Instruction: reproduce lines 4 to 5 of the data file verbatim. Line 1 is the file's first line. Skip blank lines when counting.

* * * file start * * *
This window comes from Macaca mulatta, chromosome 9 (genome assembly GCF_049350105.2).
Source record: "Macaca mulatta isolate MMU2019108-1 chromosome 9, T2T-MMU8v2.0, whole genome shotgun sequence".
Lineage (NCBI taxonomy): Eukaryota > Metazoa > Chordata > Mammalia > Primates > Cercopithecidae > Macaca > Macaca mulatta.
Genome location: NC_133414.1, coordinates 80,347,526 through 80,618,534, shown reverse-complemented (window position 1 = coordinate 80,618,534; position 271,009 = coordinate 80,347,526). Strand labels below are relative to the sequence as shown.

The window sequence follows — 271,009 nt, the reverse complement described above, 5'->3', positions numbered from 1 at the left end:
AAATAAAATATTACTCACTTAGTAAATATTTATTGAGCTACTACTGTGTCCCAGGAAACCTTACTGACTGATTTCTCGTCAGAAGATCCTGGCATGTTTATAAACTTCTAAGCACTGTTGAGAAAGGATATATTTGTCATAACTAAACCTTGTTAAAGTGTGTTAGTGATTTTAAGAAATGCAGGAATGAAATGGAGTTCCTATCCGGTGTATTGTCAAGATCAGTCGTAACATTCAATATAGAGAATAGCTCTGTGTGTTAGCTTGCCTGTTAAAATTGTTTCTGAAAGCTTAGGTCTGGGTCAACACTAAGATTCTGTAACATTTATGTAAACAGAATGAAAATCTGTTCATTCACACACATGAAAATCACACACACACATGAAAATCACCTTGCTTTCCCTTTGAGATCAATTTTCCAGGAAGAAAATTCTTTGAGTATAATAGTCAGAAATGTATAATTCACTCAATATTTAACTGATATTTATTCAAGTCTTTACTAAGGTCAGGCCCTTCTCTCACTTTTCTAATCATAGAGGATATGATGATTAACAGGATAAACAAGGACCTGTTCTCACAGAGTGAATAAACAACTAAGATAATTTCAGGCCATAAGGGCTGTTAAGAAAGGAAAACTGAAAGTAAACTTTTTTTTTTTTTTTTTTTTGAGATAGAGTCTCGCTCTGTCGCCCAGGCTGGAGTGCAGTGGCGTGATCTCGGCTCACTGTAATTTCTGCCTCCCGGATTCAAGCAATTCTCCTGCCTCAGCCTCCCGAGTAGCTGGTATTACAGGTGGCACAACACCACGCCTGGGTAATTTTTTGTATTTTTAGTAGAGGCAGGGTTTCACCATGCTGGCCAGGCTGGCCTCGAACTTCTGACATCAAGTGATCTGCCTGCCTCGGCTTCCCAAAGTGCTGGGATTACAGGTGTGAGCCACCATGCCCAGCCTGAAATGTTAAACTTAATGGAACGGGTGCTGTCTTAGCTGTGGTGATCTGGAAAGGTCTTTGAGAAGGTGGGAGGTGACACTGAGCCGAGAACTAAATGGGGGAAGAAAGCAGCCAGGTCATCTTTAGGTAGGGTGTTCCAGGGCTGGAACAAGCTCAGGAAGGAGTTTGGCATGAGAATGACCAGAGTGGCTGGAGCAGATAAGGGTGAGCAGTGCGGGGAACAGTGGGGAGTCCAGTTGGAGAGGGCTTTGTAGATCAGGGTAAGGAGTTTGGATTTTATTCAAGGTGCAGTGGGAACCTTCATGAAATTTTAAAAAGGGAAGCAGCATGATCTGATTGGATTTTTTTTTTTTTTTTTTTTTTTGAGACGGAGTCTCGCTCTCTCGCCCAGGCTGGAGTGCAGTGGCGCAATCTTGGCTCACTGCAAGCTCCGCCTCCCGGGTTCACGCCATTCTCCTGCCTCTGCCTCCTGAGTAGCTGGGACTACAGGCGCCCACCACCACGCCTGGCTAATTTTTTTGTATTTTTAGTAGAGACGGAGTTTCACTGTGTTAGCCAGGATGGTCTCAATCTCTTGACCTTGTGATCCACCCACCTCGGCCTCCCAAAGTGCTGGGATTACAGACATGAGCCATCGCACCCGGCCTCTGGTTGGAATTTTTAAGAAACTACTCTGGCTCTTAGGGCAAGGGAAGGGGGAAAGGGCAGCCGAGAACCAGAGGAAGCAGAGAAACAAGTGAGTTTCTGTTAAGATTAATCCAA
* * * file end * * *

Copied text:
Genome location: NC_133414.1, coordinates 80,347,526 through 80,618,534, shown reverse-complemented (window position 1 = coordinate 80,618,534; position 271,009 = coordinate 80,347,526). Strand labels below are relative to the sequence as shown.

The window sequence follows — 271,009 nt, the reverse complement described above, 5'->3', positions numbered from 1 at the left end: